In satires, libels, lying travels!
Not sparing his own clergy-cloth,
But eats into it, like a moth!"
"His vein, ironically grave,
Exposed the fool and lashed the knave.
To steal a hint was never known,
But what he writ was all his own.
He never thought an honour done him
Because a duke was proud to own him;
Would rather slip aside and choose
To talk with wits in dirty shoes;
Despised the fools with stars and garters,
So often seen caressing Chartres.
He never courted men in station,
Nor persons held in admiration.
Of no man's greatness was afraid,
Because he sought for no man's aid.
Though trusted long in great affairs,
He gave himself no haughty airs.
Without regarding private ends,
Spent all his credit for his friends;
And only chose the wise and good;
No flatterers; no allies in blood;
But succoured virtue in distress,
And seldom failed of good success;
As numbers in their hearts must own,
Who, but for him, had been unknown.
With princes kept a due decorum,
But never stood in awe before 'em.
He followed David's lesson just:
In princes never put thy trust.
And would you make him truly sour,
Provoke him with a slave in power.
The Irish senate, if you named,
With what impatience he declaimed!
Fair LIBERTY was all his cry;
For her he stood prepared to die;
For her he boldly stood alone;
For her he oft exposed his own.
Two kingdoms, just as faction led,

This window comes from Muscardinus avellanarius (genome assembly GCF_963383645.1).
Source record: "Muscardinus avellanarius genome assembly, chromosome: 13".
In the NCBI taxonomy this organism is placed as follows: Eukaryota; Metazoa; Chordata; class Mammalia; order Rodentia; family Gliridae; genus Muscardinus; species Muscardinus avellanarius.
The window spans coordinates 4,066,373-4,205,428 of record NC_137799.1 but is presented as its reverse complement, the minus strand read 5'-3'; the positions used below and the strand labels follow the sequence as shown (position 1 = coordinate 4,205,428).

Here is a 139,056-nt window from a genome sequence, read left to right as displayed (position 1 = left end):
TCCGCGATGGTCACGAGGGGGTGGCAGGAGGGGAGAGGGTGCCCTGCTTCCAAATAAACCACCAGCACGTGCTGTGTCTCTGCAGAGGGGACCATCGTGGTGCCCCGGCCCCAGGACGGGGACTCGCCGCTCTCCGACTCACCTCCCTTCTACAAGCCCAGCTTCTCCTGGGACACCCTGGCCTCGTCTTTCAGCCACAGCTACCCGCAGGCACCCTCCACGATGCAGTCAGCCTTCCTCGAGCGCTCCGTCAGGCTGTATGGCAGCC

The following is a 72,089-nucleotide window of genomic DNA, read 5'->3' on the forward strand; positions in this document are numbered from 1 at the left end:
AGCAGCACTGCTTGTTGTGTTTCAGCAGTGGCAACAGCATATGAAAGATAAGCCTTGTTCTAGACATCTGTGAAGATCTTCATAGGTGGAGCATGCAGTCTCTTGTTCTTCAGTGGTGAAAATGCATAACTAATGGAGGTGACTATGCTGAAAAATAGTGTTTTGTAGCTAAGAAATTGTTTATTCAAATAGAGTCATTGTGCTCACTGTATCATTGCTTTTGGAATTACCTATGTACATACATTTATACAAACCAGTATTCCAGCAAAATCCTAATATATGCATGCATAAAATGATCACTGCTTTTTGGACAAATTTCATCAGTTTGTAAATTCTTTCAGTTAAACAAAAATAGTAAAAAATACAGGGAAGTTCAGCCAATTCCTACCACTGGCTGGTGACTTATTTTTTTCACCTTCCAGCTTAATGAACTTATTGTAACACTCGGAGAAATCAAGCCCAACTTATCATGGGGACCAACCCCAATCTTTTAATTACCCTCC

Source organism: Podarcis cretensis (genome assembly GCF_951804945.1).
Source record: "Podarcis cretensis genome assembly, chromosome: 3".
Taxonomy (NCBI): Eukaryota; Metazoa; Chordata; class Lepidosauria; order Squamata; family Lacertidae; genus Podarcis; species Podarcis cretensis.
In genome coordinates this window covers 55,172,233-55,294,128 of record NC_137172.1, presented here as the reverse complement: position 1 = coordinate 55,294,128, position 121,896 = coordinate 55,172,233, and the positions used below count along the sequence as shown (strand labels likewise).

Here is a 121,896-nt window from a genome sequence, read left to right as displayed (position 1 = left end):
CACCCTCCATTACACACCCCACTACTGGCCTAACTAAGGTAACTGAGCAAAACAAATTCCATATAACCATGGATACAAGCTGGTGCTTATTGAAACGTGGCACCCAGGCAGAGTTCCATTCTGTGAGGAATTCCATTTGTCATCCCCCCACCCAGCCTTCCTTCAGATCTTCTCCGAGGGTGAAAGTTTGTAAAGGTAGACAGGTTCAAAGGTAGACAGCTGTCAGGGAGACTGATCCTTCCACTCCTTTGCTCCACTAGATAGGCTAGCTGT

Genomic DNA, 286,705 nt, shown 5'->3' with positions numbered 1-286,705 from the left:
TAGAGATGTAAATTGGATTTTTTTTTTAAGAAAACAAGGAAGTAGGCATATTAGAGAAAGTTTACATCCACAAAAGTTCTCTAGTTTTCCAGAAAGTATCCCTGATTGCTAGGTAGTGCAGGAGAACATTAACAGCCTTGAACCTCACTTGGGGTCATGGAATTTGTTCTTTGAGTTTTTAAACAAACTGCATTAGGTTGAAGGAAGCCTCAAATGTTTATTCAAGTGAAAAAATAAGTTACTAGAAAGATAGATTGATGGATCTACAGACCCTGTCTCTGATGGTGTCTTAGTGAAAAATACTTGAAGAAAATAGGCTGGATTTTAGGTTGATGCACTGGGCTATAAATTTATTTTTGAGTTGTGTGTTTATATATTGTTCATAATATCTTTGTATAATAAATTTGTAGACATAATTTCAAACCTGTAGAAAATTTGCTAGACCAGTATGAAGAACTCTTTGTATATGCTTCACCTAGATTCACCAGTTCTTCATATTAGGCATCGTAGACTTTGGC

Had set a price upon his head;
But not a traitor could be found
To sell him for six hundred pound.
Had he but spared his tongue and pen,
He might have rose like other men;
But power was never in his thought,
And wealth he valued not a groat.
Ingratitude he often found,
And pitied those who meant the wound;
But kept the tenor of his mind
To merit well of human kind;
Nor made a sacrifice of those
Who still were true, to please his foes.
He laboured many a fruitless hour
To reconcile his friends in power;
Saw mischief by a faction brewing,
While they pursued each other's ruin.
But finding vain was all his care,
He left the court in mere despair.
And oh! how short are human schemes!
Here ended all our golden dreams.
What St John's skill in state affairs,
What Ormond's valour, Oxford's cares,
To save their sinking country lent,
Was all destroyed by one event.
Too soon that precious life was ended,
On which alone our weal depended.
When up a dangerous faction starts,
With wrath and vengeance in their hearts,